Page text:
One embodiment of the present invention is directed to a technique for reducing multipath distortion in an FM receiver, with a plurality of switchable antennas. The technique includes providing a fast distortion detector that monitors a received signal for distortion events less than about fifteen microseconds in duration, which indicates a multipath disturbance. A slow distortion detector is also provided that measures distortions of the received signal related to the signal quality. In response to a multipath disturbance, an output of the fast distortion detector initiates a search for a lower distortion (better quality) antenna. The search involves selecting a trial antenna and comparing its measured signal quality (provided by an output of the slow distortion detector) to that previously measured for the antenna that initiated the search (i.e., a reference antenna). An antenna having better signal quality is accepted for continued use and the search is ended. An antenna having a worse signal quality is rejected and the search is continued by selecting another trial antenna.

To prevent frequent searches that can result in audible switching noise, a threshold is introduced that desensitizes the fast distortion detector for a period following an antenna search. The threshold is decayed at a rate dependent on the overall RF signal level to provide a longer desensitized period for weak signals, which are more susceptible to disturbances. The slow distortion detector uses an averaging time that is a function of the received overall RF signal level, since, in weak signal conditions, the distortion being measured is more corrupted by noise. The averaging time may typically range between twenty-five microseconds for large signal levels to five hundred microseconds when the overall RF signal level is below a predetermined RF level. Antennas are ranked for trial selection based on their recently measured RF level. This approach helps to minimize antenna switching since an antenna having a larger signal level, which is more likely to be lower in distortion, is selected as the next trial antenna.

The slow distortion detector may implement a filter that passes frequency components of the received RF signal that are higher than about 60 kHz. According to another aspect of this embodiment of the present invention, the filter passes frequency components of the received RF signal that are less than about 100 kHz. According to one aspect of the present invention, the slow distortion detector implements a rectifier and a low-pass filter. In at least one embodiment, the slow distortion detector functions as an ultra sonic noise (USN) detector.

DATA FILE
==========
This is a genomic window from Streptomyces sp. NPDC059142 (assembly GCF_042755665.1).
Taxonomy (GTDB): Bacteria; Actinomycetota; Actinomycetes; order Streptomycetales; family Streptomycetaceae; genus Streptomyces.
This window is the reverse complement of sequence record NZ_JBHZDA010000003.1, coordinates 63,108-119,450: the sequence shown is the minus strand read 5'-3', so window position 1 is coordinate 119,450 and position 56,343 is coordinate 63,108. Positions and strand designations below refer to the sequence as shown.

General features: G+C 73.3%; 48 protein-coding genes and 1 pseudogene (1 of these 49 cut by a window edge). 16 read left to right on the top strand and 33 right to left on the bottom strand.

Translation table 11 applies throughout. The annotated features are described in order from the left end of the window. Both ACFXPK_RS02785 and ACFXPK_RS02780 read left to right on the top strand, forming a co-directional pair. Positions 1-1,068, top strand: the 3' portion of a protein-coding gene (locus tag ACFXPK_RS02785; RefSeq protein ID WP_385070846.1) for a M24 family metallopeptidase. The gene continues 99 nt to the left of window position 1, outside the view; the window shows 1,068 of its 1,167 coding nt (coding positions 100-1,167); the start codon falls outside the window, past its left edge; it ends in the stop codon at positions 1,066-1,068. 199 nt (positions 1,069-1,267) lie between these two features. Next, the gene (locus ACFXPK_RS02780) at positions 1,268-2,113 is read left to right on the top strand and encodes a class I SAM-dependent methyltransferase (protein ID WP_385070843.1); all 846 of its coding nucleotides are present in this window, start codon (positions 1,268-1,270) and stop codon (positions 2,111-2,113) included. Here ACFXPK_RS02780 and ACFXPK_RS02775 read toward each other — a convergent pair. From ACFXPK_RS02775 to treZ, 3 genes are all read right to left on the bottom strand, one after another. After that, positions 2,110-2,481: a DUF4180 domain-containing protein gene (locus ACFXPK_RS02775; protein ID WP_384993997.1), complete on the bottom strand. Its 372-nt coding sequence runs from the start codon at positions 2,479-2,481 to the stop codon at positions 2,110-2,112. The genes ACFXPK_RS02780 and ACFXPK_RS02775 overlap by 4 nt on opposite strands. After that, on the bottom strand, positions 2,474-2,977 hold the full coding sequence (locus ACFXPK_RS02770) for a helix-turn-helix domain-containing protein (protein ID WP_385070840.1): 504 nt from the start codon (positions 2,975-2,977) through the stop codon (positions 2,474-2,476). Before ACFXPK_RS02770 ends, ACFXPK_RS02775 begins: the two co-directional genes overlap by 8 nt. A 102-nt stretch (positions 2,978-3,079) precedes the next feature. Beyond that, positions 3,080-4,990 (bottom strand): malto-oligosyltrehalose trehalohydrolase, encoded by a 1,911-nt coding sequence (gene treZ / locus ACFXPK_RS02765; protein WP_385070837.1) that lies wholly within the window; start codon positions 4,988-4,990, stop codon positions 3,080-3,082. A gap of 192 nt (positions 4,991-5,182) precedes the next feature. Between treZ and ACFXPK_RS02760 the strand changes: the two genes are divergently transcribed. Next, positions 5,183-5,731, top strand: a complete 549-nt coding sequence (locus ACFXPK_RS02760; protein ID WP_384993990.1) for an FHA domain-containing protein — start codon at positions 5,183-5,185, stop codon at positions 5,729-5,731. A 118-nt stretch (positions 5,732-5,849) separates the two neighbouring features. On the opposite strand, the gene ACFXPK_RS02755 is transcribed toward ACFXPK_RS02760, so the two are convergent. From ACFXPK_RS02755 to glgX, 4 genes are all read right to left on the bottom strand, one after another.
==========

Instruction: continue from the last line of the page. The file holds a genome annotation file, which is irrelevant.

These and other features, advantages and objects of the present invention will be further understood and appreciated by those skilled in the art by reference to the following specification, claims and appended drawings.

BRIEF DESCRIPTION OF THE DRAWINGS

The present invention will now be described, by way of example, with reference to the accompanying drawings, in which:

FIG. 1 is a block diagram of an exemplary radio with a single analog front-end and a digital signal processor (DSP);

FIG. 2A is a block diagram of a receiver system implementing a classic switched diversity system;

FIG. 2B is a graph depicting an RF signal level and an FM demodulator output signal (MPX) for the receiver system of FIG. 2A;

FIG. 3A is an exemplary graph of an FM baseband spectrum for an FM receiver;

FIG. 3B is a block diagram of a relevant portion of an FM receiver system, including a slow distortion detector for detecting high-frequency components in the signals of the graph of FIG. 3A;

FIG. 4 is a system block diagram for an FM receiver implementing switched diversity, according to one embodiment of the present invention;

FIGS. 5A-5B are graphs depicting regions of operation for the system of FIG. 4;

FIG. 6A is a high-level flow chart of an exemplary process for reducing multipath distortion in an FM receiver, with a plurality of switchable antennas, according to one embodiment of the present invention; and

FIG. 6B is a lower-level flow chart of an exemplary process for reducing multipath distortion in an FM receiver, with a plurality of switchable antennas, according to another embodiment of the present invention.

DESCRIPTION OF THE PREFERRED EMBODIMENTS

Today, manufacturers of automotive radios have moved from analog receiver systems to receiver systems that have increasingly incorporated more digital components within the receiver systems. As a general rule, the functions that are performed by these digital components are being increasingly implemented in digital signal processing (DSP) software.

With reference to FIG. 1, an exemplary receiver system 100 is shown, which includes a plurality of antennas A1, A2 through AN, which are coupled to a single analog front-end 106 (of an FM receiver 104 incorporated within a radio 102) by a different one of a plurality of switches SW1, SW2 through SWN. The output of the front-end 106 is provided to an input of an analog-to-digital converter (ADC) 108, which converts the received analog signal to a digital signal. An output of the ADC 108 is coupled to an input of a digital signal processor (DSP) 110A, which digitally processes the digital signal to provide an audio signal.